Texas Supreme Court temporarily blocks Harris County from sending mail-in ballot applications to all its voters

A mail-in ballot application. (Credit: Miguel Gutierrez Jr./The Texas Tribune)

The Texas Supreme Court has temporarily blocked Harris County from sending mail-in ballot applications to all its voters for the November election.

The decision Wednesday came in response to a lawsuit filed days ago by Republicans in the state’s largest county. Attorney General Ken Paxton has since launched his own legal challenge to the plan.

Harris County Clerk Chris Hollins announced last month that the county would send applications to its more than 2.4 million registered voters, an effort to make it easier to participate in the election during the coronavirus pandemic. After being sued by Paxton, Hollins said he would only send applications to voters 65 and older, who are eligible to vote by mail under state law, pending the litigation. A spokesperson said Wednesday that those plans haven’t changed.

In June, ahead of the July primary runoff, Hollins’ office sent out roughly 380,000 mail-in ballot applications to voters over 65, a spokesperson said. This time, it will send around 295,000.

“The Secretary of State and Attorney General have made it clear that they don’t want us to proactively send applications to voters — they think making it convenient to apply is a bad thing,” Hollins said in a statement. “We disagree, and fortunately, the law is on our side.”

The Harris County GOP lawsuit alleges that Hollins is a “rogue clerk who is abusing the application to vote by mail process and compromising the integrity of elections in Harris County.” The lawsuit was brought by the county party, conservative activist Steve Hotze and judicial candidate Sharon Hemphill.

The uproar over the Harris County plan is the latest front in the battle over mail-in voting during the pandemic in Texas. Democrats and voting rights advocates have been pushing in the courts to allow more people to vote by mail, an option that is limited to those who are 65 and older, cite a disability or illness, are confined in jail but otherwise eligible, or are out of their county during early voting and Election Day.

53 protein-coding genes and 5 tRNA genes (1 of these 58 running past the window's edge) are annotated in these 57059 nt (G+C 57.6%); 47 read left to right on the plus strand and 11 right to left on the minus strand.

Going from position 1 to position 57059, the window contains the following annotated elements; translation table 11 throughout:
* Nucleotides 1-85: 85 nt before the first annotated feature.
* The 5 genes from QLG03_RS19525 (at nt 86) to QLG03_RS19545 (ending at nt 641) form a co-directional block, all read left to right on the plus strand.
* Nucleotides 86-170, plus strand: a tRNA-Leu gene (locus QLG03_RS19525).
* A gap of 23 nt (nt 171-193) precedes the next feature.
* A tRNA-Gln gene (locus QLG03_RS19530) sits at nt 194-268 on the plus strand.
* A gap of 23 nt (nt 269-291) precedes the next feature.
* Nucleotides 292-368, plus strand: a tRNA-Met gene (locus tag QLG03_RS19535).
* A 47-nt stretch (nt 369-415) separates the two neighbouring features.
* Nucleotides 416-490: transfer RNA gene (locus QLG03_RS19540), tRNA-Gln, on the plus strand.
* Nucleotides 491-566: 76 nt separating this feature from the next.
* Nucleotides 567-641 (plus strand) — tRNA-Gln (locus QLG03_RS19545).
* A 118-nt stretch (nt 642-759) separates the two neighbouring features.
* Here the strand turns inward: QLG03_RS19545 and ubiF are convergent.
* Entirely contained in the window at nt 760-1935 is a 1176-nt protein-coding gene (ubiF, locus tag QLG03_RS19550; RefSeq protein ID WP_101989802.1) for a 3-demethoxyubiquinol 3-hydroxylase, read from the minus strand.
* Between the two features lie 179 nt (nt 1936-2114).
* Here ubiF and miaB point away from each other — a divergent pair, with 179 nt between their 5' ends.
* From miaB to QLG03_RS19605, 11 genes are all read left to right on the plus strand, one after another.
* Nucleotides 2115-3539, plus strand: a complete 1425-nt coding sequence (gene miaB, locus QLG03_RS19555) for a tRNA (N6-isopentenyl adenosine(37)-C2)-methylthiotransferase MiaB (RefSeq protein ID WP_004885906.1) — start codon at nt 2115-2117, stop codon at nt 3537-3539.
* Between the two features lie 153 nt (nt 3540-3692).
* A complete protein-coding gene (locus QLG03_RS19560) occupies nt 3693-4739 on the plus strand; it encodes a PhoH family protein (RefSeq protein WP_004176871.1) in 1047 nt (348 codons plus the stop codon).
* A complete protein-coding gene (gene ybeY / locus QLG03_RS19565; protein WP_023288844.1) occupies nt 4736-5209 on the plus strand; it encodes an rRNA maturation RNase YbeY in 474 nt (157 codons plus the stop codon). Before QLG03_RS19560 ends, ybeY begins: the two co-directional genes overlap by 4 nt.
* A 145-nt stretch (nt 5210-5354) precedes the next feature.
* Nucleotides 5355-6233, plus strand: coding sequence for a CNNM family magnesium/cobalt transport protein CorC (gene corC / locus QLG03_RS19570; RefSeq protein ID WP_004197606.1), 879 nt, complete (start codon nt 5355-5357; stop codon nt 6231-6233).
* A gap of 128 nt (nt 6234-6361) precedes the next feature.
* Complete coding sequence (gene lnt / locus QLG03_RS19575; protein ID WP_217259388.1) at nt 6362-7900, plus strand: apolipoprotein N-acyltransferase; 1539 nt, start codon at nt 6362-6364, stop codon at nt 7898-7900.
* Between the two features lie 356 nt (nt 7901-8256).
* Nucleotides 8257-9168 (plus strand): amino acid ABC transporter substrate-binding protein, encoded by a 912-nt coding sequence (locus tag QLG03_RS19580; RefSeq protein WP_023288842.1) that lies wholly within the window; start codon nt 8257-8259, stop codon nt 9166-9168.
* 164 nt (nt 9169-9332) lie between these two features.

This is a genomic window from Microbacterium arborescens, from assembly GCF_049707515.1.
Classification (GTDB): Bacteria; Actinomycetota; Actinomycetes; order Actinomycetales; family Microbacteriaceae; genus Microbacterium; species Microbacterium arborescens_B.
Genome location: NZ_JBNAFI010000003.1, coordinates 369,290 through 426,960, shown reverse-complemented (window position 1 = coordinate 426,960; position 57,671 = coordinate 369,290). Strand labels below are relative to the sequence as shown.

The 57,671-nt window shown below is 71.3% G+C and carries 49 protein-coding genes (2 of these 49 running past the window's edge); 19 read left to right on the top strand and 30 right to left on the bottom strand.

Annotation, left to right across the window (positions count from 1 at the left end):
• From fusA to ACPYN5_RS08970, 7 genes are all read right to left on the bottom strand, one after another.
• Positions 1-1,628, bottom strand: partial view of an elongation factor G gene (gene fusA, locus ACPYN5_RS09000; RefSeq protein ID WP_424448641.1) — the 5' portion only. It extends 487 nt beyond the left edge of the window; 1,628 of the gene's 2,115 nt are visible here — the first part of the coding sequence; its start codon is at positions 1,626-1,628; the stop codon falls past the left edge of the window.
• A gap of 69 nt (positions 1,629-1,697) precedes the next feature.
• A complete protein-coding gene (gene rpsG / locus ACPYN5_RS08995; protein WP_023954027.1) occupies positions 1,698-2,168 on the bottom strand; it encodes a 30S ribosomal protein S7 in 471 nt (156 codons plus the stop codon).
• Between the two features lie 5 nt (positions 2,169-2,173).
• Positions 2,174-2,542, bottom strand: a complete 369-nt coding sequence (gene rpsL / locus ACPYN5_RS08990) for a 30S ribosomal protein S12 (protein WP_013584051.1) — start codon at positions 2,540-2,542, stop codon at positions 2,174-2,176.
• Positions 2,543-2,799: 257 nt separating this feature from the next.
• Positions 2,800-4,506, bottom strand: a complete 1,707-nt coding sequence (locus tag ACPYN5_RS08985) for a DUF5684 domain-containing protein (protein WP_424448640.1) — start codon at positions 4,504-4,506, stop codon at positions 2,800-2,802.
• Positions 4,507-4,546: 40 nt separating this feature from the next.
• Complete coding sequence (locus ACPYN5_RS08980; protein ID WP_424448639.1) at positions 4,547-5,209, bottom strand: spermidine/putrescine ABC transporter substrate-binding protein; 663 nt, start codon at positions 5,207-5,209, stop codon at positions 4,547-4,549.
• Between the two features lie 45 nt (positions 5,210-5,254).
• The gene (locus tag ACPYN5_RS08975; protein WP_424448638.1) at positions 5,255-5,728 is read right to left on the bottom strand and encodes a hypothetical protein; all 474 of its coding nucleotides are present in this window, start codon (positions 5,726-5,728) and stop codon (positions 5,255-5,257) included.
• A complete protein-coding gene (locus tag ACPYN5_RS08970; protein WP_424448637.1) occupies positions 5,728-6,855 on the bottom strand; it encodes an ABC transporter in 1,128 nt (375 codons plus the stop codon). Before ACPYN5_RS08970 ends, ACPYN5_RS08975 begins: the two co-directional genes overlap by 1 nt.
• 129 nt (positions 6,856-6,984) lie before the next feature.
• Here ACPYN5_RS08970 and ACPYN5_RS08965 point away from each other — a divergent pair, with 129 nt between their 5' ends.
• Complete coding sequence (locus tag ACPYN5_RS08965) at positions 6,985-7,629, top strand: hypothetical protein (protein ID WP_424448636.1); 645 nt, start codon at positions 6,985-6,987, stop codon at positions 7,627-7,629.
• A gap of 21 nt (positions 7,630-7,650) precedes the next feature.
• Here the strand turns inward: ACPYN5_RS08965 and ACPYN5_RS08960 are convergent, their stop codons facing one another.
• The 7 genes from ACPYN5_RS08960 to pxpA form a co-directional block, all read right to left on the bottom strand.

“Our office’s top priority is to protect the right to vote and, during the time of COVID-19, to ensure that Harris County voters can cast their ballots safely,” Hollins said. “Since voting by mail is the safest way to vote, it is my duty to educate voters on who qualifies to vote by mail and make it convenient for qualified voters to apply.”

Amid the latest legal chapter Wednesday, Democrats called Republicans hypocrites for apparently sending out their own mail-in ballot applications while fighting Harris County’s plan in court. Hollins tweeted pictures from a mailer, paid for by the Texas GOP, that says President Donald Trump “is counting on you” and urges recipients to fill out an attached mail-in ballot application after confirming they are eligible.

“Much like Trump, Texas Republicans have been exposed as hypocrites to the highest degree,” state Democratic Party spokesperson Abhi Rahman said in a statement. “Voting by mail is safe, secure, and convenient.”

The state GOP chairman, Allen West, appeared to respond to Hollins’ tweet Wednesday afternoon, saying Hollins “doesn’t know the difference between sending absentee ballot applications to eligible voters and sending ballot applications to ineligible voters, aka universal mail-in ballots.” A Texas GOP spokesperson said the party was sending the applications to people who are known to be eligible for mail voting like it has done before.

Sami Sparber contributed reporting.